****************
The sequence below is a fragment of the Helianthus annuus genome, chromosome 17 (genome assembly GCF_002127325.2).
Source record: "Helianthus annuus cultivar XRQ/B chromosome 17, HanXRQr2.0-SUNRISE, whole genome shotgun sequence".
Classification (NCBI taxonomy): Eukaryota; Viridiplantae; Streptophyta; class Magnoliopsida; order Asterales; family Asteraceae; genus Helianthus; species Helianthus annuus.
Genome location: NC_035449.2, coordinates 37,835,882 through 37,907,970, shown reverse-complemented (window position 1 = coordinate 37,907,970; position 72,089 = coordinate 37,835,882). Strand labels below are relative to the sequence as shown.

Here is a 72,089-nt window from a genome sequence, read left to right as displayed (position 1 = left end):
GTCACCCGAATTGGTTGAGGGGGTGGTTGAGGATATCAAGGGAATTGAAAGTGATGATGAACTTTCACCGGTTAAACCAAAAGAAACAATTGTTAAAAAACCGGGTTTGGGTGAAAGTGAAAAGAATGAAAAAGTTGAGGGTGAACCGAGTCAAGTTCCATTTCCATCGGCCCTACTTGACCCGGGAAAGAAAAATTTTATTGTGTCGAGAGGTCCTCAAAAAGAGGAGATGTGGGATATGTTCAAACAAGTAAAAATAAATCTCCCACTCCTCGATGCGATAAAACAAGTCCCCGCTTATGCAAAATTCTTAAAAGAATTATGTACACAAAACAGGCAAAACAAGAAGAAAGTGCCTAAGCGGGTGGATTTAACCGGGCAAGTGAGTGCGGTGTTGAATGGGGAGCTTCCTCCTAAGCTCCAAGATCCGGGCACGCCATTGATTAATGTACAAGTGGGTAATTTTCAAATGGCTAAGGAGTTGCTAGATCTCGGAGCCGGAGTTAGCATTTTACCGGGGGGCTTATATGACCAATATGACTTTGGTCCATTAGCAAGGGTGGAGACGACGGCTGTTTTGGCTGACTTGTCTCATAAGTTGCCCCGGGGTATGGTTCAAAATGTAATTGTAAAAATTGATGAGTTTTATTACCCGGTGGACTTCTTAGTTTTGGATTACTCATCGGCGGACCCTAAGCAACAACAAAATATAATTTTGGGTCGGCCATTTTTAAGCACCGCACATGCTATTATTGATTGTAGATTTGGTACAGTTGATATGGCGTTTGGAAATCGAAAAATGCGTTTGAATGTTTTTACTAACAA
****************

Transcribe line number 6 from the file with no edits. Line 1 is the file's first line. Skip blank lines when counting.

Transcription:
GTCACCCGAATTGGTTGAGGGGGTGGTTGAGGATATCAAGGGAATTGAAAGTGATGATGAACTTTCACCGGTTAAACCAAAAGAAACAATTGTTAAAAAACCGGGTTTGGGTGAAAGTGAAAAGAATGAAAAAGTTGAGGGTGAACCGAGTCAAGTTCCATTTCCATCGGCCCTACTTGACCCGGGAAAGAAAAATTTTATTGTGTCGAGAGGTCCTCAAAAAGAGGAGATGTGGGATATGTTCAAACAAGTAAAAATAAATCTCCCACTCCTCGATGCGATAAAACAAGTCCCCGCTTATGCAAAATTCTTAAAAGAATTATGTACACAAAACAGGCAAAACAAGAAGAAAGTGCCTAAGCGGGTGGATTTAACCGGGCAAGTGAGTGCGGTGTTGAATGGGGAGCTTCCTCCTAAGCTCCAAGATCCGGGCACGCCATTGATTAATGTACAAGTGGGTAATTTTCAAATGGCTAAGGAGTTGCTAGATCTCGGAGCCGGAGTTAGCATTTTACCGGGGGGCTTATATGACCAATATGACTTTGGTCCATTAGCAAGGGTGGAGACGACGGCTGTTTTGGCTGACTTGTCTCATAAGTTGCCCCGGGGTATGGTTCAAAATGTAATTGTAAAAATTGATGAGTTTTATTACCCGGTGGACTTCTTAGTTTTGGATTACTCATCGGCGGACCCTAAGCAACAACAAAATATAATTTTGGGTCGGCCATTTTTAAGCACCGCACATGCTATTATTGATTGTAGATTTGGTACAGTTGATATGGCGTTTGGAAATCGAAAAATGCGTTTGAATGTTTTTACTAACAA